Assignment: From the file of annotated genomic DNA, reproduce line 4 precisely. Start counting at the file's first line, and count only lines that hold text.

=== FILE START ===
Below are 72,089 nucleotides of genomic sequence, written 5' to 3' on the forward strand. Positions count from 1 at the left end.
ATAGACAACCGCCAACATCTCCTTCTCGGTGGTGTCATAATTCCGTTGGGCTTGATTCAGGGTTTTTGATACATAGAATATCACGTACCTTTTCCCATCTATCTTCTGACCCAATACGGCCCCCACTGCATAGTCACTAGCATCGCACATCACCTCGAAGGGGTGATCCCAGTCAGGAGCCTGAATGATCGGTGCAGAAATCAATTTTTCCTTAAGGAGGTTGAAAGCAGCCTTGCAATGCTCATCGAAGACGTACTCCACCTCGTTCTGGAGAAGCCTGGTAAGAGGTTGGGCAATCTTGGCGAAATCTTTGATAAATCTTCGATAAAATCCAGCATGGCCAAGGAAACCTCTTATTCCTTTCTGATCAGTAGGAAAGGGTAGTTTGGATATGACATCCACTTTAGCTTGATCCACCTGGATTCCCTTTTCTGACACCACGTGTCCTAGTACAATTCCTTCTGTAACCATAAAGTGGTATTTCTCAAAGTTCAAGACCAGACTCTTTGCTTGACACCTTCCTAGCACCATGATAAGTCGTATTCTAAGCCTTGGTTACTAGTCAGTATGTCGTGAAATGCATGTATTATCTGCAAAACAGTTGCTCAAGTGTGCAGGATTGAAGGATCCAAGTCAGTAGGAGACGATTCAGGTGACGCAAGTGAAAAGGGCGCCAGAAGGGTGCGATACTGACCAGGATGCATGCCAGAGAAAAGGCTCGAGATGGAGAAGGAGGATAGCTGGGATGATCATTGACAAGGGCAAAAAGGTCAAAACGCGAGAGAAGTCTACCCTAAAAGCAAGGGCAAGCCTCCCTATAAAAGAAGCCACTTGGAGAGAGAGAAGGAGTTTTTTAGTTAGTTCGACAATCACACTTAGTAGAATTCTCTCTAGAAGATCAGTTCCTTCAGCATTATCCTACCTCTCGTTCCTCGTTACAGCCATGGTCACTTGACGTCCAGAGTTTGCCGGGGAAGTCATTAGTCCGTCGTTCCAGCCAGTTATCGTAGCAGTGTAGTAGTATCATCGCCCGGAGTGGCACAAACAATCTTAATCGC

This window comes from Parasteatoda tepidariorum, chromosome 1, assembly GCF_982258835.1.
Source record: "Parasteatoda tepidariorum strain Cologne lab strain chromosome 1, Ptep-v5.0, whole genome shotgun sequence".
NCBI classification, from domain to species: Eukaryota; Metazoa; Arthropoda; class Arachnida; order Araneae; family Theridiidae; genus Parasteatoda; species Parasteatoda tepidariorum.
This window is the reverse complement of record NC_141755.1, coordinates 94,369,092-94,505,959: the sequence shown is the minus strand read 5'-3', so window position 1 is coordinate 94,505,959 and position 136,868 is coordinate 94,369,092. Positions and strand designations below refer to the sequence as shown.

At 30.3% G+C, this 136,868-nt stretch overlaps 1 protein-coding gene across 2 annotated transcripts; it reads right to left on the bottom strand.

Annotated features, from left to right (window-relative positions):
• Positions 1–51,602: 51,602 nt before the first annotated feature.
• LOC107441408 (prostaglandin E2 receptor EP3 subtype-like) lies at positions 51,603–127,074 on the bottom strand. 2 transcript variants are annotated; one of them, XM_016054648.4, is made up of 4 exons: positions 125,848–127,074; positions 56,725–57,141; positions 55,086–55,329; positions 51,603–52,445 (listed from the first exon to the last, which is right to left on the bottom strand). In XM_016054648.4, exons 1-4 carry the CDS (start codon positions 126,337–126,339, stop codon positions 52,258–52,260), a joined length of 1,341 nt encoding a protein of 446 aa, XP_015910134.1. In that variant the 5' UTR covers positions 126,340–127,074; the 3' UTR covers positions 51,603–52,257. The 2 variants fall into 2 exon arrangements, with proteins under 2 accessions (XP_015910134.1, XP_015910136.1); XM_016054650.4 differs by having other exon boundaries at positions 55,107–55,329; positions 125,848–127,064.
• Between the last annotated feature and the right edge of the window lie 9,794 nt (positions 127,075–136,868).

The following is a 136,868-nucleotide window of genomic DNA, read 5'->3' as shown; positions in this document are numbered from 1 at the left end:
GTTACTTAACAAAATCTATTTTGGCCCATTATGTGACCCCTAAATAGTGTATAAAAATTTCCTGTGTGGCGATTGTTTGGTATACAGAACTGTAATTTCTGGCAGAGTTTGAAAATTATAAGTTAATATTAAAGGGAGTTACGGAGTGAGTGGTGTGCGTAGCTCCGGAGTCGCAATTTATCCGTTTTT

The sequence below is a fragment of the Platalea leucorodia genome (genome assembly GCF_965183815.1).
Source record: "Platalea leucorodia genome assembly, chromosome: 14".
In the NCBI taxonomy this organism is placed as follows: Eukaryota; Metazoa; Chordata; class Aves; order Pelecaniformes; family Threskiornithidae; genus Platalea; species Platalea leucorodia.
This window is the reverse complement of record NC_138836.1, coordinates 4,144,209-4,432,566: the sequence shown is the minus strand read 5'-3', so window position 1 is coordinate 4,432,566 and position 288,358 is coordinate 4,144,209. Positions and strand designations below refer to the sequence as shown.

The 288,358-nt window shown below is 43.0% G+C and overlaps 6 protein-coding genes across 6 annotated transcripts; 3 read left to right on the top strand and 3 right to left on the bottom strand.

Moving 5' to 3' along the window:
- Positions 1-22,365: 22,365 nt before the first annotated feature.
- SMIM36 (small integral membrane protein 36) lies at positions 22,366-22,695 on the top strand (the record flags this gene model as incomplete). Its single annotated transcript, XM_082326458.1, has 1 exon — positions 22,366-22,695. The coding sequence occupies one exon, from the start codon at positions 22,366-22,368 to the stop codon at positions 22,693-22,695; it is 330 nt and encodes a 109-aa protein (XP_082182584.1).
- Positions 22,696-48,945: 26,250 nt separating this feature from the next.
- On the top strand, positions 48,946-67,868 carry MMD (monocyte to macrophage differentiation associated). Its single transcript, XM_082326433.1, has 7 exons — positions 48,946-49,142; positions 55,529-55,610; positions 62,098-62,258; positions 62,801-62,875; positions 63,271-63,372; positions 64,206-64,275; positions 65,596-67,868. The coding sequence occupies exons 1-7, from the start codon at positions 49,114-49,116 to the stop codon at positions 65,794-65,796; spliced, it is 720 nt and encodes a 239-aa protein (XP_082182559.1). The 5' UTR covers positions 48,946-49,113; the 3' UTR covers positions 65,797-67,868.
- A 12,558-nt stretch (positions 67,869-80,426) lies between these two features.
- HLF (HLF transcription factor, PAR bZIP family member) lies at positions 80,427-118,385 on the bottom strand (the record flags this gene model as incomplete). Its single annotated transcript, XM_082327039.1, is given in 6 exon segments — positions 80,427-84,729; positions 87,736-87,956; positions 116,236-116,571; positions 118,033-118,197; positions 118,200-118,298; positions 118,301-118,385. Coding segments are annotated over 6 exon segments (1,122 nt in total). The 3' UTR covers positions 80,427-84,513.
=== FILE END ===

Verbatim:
Source record: "Parasteatoda tepidariorum strain Cologne lab strain chromosome 1, Ptep-v5.0, whole genome shotgun sequence".